Bullish on Gold
It is more than six years since the peak in the gold price at over $1,900 per ounce, which was followed by a precipitous decline to a low of $1,100 at the end of 2015. For most of the large gold- mining companies, this ushered in a period of repairing balance sheets. But as the gold price is now expected to strengthen in an uncertain political and economic world, what follows for the gold companies?
At Metals Focus, we have been analysing key financial, operating and investor data on a quarterly basis going back to 2009, for a peer group of the leading global gold companies.1 We like to think we analyse the data in a unique way, which certainly helps to highlight differences around the main business model for a senior gold-mining company. In this article, we will deliberately stay clear of talking about individual companies, but rather the aggregate of their efforts. For potential investors, this might help sway whether to invest in the sector, rather than help decide which company to invest in.
It certainly galvanised a new sweep of c-suite managers, and strategies changed quickly to balance sheet repair and cash flow. This has been the dominant strategy for the last four years.
Returning to our original brief history of the sector, the equivalent2 gold production for the peer group we look at was rising at just under 5% per annum from the beginning of 2009, peaking in the fourth quarter of 2013. Debt was largely the financing agent for the expansion plans that nearly every senior gold-mining company was embarking upon. Net debt3 peaked at $32.1bn in the second quarter of 2013. However, the average gold price received by mining companies peaked in the fourth quarter of 2012 and fell by $300 per ounce within six months. The market capitalisation for the sector did not wait – it fell far quicker and further, in fact by half within nine months. Almost overnight, financial liquidity became paramount. Our preferred measurement of financial liquidity is the ratio of net debt to EBITDA,4 less sustaining capital. Sustaining capital is part of the mining process and should be regarded as a cost. Our modified ratio peaked at 4.4 in the second quarter of 2013, at a level which should have demanded more attention from bankers, bond holders and equity holders. A ratio greater than 3 is normally deemed dangerous. It certainly galvanised a new sweep of C-suite managers, and strategies changed quickly to balance sheet repair and cash flow. This has been the dominant strategy for the last four years.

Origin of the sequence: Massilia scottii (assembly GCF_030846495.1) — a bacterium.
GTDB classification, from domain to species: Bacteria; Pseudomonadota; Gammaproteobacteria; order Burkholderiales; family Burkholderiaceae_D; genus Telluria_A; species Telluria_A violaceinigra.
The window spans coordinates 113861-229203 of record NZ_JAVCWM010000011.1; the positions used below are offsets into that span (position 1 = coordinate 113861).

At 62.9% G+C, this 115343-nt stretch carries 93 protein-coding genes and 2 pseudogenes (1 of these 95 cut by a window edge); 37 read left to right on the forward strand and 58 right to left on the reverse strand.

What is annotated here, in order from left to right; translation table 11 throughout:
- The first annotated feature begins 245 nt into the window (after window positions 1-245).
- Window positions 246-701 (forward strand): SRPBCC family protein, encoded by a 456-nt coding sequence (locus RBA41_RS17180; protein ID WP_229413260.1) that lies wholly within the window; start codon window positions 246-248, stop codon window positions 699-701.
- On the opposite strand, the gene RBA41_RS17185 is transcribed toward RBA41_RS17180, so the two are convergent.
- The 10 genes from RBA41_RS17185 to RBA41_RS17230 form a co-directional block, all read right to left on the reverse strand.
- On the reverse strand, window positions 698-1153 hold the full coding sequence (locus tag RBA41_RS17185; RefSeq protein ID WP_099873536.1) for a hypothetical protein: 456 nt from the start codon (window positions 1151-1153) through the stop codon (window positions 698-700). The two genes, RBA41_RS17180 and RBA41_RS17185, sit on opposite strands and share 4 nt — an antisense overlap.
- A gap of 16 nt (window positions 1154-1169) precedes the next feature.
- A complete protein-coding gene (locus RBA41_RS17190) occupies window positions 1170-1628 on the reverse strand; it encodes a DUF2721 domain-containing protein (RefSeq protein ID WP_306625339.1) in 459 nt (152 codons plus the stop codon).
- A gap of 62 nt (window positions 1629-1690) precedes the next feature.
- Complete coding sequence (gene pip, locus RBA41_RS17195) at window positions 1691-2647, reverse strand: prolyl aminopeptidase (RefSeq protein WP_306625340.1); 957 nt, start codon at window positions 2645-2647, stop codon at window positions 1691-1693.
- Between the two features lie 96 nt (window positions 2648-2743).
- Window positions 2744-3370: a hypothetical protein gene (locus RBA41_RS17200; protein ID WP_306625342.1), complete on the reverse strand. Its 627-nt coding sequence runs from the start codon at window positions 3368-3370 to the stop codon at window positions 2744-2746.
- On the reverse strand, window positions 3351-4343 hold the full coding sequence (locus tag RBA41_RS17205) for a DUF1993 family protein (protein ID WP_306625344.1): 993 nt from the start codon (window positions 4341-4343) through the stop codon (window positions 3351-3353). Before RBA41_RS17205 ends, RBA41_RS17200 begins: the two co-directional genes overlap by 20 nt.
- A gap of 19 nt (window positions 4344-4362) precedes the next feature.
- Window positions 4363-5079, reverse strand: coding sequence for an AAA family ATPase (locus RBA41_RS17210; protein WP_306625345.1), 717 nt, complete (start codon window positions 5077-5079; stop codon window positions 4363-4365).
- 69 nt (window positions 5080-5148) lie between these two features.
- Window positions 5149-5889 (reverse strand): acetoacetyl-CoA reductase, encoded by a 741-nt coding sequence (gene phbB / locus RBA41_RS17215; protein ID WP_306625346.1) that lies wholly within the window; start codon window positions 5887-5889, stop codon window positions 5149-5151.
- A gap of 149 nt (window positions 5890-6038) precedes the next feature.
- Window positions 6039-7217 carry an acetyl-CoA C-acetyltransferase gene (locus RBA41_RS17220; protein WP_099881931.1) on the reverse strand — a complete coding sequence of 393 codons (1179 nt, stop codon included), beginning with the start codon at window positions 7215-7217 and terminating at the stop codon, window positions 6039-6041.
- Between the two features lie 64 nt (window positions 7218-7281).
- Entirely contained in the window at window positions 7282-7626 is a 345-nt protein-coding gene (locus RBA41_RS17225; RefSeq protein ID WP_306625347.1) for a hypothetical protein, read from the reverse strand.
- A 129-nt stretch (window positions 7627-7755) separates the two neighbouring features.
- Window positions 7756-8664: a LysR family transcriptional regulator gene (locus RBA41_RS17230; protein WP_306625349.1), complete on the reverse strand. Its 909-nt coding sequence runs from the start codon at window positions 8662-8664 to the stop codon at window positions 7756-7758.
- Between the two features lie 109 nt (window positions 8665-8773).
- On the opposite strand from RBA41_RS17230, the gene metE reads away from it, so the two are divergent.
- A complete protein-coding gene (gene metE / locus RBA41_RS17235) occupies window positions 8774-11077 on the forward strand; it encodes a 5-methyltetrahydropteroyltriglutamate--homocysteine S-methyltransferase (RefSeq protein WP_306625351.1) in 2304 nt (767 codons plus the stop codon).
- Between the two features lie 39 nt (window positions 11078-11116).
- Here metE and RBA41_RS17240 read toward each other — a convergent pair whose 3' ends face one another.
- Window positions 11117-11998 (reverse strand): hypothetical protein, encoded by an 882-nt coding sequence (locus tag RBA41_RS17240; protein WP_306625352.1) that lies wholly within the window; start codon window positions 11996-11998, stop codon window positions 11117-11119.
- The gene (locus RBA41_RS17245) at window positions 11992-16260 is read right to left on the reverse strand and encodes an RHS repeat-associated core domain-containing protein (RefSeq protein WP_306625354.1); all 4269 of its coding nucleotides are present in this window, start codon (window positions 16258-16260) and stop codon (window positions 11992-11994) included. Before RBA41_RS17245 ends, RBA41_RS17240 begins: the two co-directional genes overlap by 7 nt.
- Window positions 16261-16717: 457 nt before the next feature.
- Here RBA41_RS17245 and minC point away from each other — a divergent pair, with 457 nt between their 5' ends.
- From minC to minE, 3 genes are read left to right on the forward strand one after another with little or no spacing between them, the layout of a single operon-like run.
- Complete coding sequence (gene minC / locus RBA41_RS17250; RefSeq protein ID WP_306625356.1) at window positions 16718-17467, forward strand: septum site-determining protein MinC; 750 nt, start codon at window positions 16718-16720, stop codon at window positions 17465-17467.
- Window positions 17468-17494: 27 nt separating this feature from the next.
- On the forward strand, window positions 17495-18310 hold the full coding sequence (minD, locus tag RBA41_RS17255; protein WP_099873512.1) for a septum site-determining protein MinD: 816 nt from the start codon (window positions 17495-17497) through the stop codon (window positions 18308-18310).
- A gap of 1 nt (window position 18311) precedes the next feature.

So, how successful has the peer group been and is it now time to switch course? Given that cash flow was the priority, perhaps not surprisingly, production has fallen. From its peak in the fourth quarter of 2013, equivalent gold production for our peer group has fallen by 10%, and gold-only production by 9%. Arguably, this is a reasonably impressive result and shows the ‘inventory’ effect that all senior gold-mining companies enjoy. But without investment, the inventory does become depleted. Total capital expenditure for this peer group peaked at $6.3 billion per quarter at the end of 2012. By the beginning of 2016, this figure had dropped to just $1.6 billion. All companies cut capital expenditure, some more aggressively than others. Project capital expenditure, not surprisingly, took the brunt of the cuts, but also sustaining capital expenditure, corporate costs and expensed exploration (that portion of exploration responsible for adding longer- term production ounces). This is often where drilling down into individual company data can be useful. We think some companies have over-cut capital savings, making the companies appear, to some extent, more robust cash generators than they are. Total capital expenditure is now rising again and has reached a level of $2.2 billion per quarter. But this is still well below a level, in our view, that is required to sustain production.